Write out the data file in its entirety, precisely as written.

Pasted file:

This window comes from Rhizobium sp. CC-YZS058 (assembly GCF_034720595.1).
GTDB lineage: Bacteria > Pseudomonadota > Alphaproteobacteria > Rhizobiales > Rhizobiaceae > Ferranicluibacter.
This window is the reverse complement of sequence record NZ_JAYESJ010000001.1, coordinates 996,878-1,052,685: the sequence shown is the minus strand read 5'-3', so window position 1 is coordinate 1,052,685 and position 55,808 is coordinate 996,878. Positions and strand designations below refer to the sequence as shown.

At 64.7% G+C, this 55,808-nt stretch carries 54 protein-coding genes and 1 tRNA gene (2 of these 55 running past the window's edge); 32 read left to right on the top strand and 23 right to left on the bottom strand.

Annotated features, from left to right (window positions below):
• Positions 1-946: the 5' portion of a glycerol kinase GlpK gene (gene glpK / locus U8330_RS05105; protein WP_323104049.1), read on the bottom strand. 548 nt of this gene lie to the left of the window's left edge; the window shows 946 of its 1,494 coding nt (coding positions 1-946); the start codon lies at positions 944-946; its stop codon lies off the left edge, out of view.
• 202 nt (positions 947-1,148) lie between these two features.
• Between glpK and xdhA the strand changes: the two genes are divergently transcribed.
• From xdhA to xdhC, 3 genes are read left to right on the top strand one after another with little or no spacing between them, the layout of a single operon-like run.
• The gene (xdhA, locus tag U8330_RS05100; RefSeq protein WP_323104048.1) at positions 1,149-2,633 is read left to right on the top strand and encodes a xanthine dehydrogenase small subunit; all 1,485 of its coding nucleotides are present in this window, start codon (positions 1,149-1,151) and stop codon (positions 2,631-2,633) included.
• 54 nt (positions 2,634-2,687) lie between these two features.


This window comes from Rhizobium sp. CC-YZS058 (assembly GCF_034720595.1).
GTDB lineage: Bacteria > Pseudomonadota > Alphaproteobacteria > Rhizobiales > Rhizobiaceae > Ferranicluibacter.
This window is the reverse complement of sequence record NZ_JAYESJ010000001.1, coordinates 996,878-1,052,685: the sequence shown is the minus strand read 5'-3', so window position 1 is coordinate 1,052,685 and position 55,808 is coordinate 996,878. Positions and strand designations below refer to the sequence as shown.

At 64.7% G+C, this 55,808-nt stretch carries 54 protein-coding genes and 1 tRNA gene (2 of these 55 running past the window's edge); 32 read left to right on the top strand and 23 right to left on the bottom strand.

Annotated features, from left to right (window positions below):
• Positions 1-946: the 5' portion of a glycerol kinase GlpK gene (gene glpK / locus U8330_RS05105; protein WP_323104049.1), read on the bottom strand. 548 nt of this gene lie to the left of the window's left edge; the window shows 946 of its 1,494 coding nt (coding positions 1-946); the start codon lies at positions 944-946; its stop codon lies off the left edge, out of view.
• 202 nt (positions 947-1,148) lie between these two features.
• Between glpK and xdhA the strand changes: the two genes are divergently transcribed.
• From xdhA to xdhC, 3 genes are read left to right on the top strand one after another with little or no spacing between them, the layout of a single operon-like run.
• The gene (xdhA, locus tag U8330_RS05100; RefSeq protein WP_323104048.1) at positions 1,149-2,633 is read left to right on the top strand and encodes a xanthine dehydrogenase small subunit; all 1,485 of its coding nucleotides are present in this window, start codon (positions 1,149-1,151) and stop codon (positions 2,631-2,633) included.
• 54 nt (positions 2,634-2,687) lie between these two features.